Weather makes no difference in class attendance students, professors say

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With the coming of November, the first signs of the foul weather that winter brings have appeared. Traveling to and from class can be a concern when it comes to the change of season, especially with how last week’s freezing rain turned into snow. Are the roads safe? Is class attendance affected when the weather gets bad?

According Nathan Vogt, sophomore in agricultural business, the roads are not much of a concern.

“If the roads are cleared then there is no problem getting from home to class,” Vogt said.

He said it is not a problem because the university typically won’t hold classes if the roads are not cleared. His main concern if there is class during bad weather is the sidewalks, he said.

Anthony Howell, junior in humanities, said that missing class because of unfavorable weather is irresponsible.

“I find the cold months a hassle because I have to get up earlier to get my truck ready, but if I considered skipping because of the weather, what else would I do instead of going to class?” Howell said, “Class is inside, gym is inside, the difference is you get credit for going to class and going to the gym is self-gratifying.”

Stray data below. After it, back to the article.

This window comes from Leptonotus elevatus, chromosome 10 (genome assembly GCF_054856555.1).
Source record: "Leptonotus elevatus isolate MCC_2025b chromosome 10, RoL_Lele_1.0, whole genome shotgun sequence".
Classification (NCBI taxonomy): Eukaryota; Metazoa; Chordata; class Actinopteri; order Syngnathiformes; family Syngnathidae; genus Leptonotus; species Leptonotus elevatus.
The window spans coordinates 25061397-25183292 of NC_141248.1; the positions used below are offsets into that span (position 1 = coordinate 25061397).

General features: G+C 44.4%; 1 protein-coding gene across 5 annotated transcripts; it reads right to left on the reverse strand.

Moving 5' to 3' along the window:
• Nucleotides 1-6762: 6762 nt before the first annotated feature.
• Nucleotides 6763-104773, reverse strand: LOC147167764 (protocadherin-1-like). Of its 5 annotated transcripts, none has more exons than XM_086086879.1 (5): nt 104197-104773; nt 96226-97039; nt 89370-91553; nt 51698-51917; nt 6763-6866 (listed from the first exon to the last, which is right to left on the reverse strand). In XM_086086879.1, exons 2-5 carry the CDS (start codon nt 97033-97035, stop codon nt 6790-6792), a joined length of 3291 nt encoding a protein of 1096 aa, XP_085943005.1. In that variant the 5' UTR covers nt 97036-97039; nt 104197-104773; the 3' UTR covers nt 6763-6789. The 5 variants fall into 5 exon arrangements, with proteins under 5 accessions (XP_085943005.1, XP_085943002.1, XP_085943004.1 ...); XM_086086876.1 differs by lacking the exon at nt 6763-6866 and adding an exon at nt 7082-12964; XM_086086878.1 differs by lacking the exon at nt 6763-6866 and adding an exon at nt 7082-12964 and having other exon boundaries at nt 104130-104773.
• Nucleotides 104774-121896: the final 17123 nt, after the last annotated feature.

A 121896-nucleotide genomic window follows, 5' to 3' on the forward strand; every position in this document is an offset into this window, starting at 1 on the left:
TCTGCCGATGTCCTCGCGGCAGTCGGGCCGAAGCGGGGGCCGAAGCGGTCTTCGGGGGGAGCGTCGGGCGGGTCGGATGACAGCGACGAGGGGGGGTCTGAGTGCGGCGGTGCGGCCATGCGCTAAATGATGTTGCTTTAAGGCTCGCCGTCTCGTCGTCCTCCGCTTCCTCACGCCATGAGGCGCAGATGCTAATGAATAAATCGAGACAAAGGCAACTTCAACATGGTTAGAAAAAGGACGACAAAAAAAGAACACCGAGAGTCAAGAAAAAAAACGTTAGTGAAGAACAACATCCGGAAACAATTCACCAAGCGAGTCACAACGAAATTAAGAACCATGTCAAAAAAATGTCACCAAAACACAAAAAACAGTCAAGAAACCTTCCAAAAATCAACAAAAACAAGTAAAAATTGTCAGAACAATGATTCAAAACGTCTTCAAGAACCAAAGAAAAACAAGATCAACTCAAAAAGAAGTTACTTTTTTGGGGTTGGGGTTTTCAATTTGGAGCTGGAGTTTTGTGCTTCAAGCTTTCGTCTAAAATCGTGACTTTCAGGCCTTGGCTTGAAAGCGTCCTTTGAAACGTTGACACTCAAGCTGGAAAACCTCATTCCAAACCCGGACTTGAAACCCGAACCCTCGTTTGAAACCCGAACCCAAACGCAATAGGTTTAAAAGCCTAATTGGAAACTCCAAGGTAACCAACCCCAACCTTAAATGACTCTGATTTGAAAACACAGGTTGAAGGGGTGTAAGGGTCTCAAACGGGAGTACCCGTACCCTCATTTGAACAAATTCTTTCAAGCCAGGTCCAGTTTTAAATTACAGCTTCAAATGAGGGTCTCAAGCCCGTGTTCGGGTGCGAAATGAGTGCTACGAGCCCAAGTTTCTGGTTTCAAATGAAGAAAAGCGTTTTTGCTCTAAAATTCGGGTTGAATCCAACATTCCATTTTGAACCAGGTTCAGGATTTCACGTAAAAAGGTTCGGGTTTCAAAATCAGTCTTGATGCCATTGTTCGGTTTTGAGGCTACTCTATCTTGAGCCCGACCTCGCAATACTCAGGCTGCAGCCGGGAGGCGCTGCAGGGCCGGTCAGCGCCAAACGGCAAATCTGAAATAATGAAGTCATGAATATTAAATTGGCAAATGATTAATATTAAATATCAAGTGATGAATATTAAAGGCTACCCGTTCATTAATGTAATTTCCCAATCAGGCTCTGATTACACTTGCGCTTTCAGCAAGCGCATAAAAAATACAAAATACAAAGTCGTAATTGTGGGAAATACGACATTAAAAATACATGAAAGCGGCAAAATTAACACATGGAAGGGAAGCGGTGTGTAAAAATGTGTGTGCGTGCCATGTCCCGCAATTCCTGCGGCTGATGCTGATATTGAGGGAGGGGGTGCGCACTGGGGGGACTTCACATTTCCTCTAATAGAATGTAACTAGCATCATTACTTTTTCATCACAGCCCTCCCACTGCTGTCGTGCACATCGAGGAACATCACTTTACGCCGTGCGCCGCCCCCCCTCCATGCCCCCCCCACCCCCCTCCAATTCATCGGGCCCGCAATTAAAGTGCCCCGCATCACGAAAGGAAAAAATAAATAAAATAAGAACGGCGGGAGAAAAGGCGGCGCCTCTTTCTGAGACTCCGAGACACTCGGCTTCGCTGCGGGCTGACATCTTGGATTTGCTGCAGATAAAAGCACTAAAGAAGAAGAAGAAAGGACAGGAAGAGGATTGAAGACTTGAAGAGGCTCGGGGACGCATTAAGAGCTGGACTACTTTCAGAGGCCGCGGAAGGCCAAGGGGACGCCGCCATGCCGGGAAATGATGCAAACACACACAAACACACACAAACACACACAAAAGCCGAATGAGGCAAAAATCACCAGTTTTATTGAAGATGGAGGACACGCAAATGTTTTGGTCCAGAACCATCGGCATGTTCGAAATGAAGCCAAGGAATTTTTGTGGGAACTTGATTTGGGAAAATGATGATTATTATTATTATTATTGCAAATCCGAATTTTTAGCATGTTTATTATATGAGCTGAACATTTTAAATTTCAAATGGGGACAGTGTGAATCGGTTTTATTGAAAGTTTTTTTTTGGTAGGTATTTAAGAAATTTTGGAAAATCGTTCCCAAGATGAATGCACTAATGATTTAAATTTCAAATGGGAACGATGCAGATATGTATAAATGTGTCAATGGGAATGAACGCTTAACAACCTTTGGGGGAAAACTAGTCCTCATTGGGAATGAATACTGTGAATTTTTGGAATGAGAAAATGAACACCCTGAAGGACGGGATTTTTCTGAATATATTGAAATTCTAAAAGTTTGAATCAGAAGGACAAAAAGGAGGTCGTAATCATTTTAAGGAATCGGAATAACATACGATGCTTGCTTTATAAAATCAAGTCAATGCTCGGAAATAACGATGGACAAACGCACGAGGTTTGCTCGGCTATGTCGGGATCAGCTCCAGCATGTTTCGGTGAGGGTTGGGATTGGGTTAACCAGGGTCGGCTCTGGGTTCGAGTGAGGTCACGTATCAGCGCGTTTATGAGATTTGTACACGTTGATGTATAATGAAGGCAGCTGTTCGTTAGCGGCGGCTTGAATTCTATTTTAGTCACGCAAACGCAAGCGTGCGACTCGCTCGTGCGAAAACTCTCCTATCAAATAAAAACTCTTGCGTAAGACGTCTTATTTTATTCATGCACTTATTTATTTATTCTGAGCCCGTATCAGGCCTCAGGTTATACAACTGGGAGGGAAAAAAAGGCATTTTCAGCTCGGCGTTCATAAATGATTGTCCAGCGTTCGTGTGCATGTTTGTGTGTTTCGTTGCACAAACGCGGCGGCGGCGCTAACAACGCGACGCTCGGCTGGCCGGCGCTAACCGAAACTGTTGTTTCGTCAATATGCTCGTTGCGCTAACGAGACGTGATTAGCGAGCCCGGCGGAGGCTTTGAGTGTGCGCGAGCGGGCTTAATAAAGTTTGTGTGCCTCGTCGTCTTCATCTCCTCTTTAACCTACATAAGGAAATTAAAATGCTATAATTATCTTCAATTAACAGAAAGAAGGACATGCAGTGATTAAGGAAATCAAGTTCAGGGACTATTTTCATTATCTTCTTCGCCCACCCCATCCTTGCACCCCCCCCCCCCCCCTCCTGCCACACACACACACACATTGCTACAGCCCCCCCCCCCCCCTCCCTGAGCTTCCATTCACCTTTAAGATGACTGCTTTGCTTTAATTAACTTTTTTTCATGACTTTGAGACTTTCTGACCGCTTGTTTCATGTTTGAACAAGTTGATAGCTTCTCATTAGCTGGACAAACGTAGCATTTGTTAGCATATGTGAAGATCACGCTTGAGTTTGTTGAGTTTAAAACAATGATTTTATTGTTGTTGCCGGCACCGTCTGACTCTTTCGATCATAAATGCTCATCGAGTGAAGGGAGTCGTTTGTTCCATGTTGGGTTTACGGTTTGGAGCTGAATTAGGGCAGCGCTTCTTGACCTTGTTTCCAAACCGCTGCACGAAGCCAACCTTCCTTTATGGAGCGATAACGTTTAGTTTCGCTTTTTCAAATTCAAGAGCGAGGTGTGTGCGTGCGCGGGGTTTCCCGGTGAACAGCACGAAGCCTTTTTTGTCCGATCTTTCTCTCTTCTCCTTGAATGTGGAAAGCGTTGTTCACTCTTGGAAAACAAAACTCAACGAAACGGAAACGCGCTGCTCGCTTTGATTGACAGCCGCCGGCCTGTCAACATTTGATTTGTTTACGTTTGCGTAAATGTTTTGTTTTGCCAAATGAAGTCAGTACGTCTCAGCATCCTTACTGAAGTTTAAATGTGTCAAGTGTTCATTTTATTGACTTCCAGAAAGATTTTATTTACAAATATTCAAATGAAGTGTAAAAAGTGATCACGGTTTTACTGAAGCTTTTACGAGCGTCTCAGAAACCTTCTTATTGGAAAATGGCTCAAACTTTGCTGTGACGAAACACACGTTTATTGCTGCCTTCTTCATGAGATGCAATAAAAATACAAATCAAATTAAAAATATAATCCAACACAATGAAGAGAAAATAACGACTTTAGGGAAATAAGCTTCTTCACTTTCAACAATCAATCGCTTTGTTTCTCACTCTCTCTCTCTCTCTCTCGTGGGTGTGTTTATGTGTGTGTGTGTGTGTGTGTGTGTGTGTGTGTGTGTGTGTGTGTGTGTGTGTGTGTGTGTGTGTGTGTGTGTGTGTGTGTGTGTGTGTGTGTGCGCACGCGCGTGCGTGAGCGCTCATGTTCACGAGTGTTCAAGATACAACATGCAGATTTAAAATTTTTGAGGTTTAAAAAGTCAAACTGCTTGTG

Howell said weather is the last thing to be considered when the thought of not going to class arises.

“I think time is the reason I have decided not to go to class in the past,” Howell said. “Rain and snow are no big deal. I really worry if it’s icy. I have to sandbag my truck because of how light it is.”

David Fallin, instructor of marketing, said that attendance is not a real problem in his class of about 500 students.

“Nobody skips because it’s too cold,” Fallin said, “Rain isn’t a problem; snow is only a problem in the spring semester. In the fall semester everyone is on top of getting the roads cleared. In the spring semester we can have out-of-season snow storms.”

Fallin said that if such conditions existed on the roads, safety becomes a bigger concern than attendance.

“I cannot really blame the students if they do not want to risk it coming to class. I would rather they think of their own safety than try and make it. I do not really see many skipping in any weather,” he said.

Gregory Spaulding, assistant professor of mechanical and nuclear engineering, has a different view of attendance.

“I think there is a relationship between the two, attendance and the weather in the colder months,” Spaulding said, “I have also seen the number of students in class drop on nice days as well. I think there is a sweet spot between the nice, sunny days and the dark, stormy and cold ones.”

Spaulding said that there is one true precursor for attendance.

“If there is an assignment due, rain or shine, the class finds a way to turn it in,” he said. “If I have an exam, everyone shows up for that, regardless. And following that, the first day of class after exams sees a big drop off.”

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